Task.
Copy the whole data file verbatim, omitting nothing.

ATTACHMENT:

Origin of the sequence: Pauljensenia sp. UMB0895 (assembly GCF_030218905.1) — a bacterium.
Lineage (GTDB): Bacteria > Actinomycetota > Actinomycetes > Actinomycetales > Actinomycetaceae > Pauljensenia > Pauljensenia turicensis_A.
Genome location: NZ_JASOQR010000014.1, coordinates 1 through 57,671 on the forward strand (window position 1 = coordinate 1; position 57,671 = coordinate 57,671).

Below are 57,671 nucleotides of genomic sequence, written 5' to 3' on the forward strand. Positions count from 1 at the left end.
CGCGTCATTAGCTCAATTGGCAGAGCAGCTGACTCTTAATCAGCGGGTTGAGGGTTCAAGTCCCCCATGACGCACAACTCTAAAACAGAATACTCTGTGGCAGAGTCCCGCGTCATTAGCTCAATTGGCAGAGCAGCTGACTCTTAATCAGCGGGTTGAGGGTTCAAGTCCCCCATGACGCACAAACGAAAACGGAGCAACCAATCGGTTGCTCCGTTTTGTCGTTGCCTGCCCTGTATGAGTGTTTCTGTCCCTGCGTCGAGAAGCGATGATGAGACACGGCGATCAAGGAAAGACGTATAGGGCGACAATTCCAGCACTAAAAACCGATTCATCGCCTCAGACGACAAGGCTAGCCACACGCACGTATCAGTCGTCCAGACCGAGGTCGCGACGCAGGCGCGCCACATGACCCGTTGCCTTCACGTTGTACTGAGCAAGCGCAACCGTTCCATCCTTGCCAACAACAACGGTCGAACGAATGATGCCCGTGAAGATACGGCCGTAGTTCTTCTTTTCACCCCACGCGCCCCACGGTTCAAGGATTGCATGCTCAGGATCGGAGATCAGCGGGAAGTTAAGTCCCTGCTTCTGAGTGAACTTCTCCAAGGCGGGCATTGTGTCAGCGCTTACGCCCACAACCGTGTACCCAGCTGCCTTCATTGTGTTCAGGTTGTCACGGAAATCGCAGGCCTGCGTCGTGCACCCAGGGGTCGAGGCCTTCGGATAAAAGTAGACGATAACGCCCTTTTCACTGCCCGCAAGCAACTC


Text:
Origin of the sequence: Pauljensenia sp. UMB0895 (assembly GCF_030218905.1) — a bacterium.
Lineage (GTDB): Bacteria > Actinomycetota > Actinomycetes > Actinomycetales > Actinomycetaceae > Pauljensenia > Pauljensenia turicensis_A.
Genome location: NZ_JASOQR010000014.1, coordinates 1 through 57,671 on the forward strand (window position 1 = coordinate 1; position 57,671 = coordinate 57,671).

Below are 57,671 nucleotides of genomic sequence, written 5' to 3' on the forward strand. Positions count from 1 at the left end.
CGCGTCATTAGCTCAATTGGCAGAGCAGCTGACTCTTAATCAGCGGGTTGAGGGTTCAAGTCCCCCATGACGCACAACTCTAAAACAGAATACTCTGTGGCAGAGTCCCGCGTCATTAGCTCAATTGGCAGAGCAGCTGACTCTTAATCAGCGGGTTGAGGGTTCAAGTCCCCCATGACGCACAAACGAAAACGGAGCAACCAATCGGTTGCTCCGTTTTGTCGTTGCCTGCCCTGTATGAGTGTTTCTGTCCCTGCGTCGAGAAGCGATGATGAGACACGGCGATCAAGGAAAGACGTATAGGGCGACAATTCCAGCACTAAAAACCGATTCATCGCCTCAGACGACAAGGCTAGCCACACGCACGTATCAGTCGTCCAGACCGAGGTCGCGACGCAGGCGCGCCACATGACCCGTTGCCTTCACGTTGTACTGAGCAAGCGCAACCGTTCCATCCTTGCCAACAACAACGGTCGAACGAATGATGCCCGTGAAGATACGGCCGTAGTTCTTCTTTTCACCCCACGCGCCCCACGGTTCAAGGATTGCATGCTCAGGATCGGAGATCAGCGGGAAGTTAAGTCCCTGCTTCTGAGTGAACTTCTCCAAGGCGGGCATTGTGTCAGCGCTTACGCCCACAACCGTGTACCCAGCTGCCTTCATTGTGTTCAGGTTGTCACGGAAATCGCAGGCCTGCGTCGTGCACCCAGGGGTCGAGGCCTTCGGATAAAAGTAGACGATAACGCCCTTTTCACTGCCCGCAAGCAACTC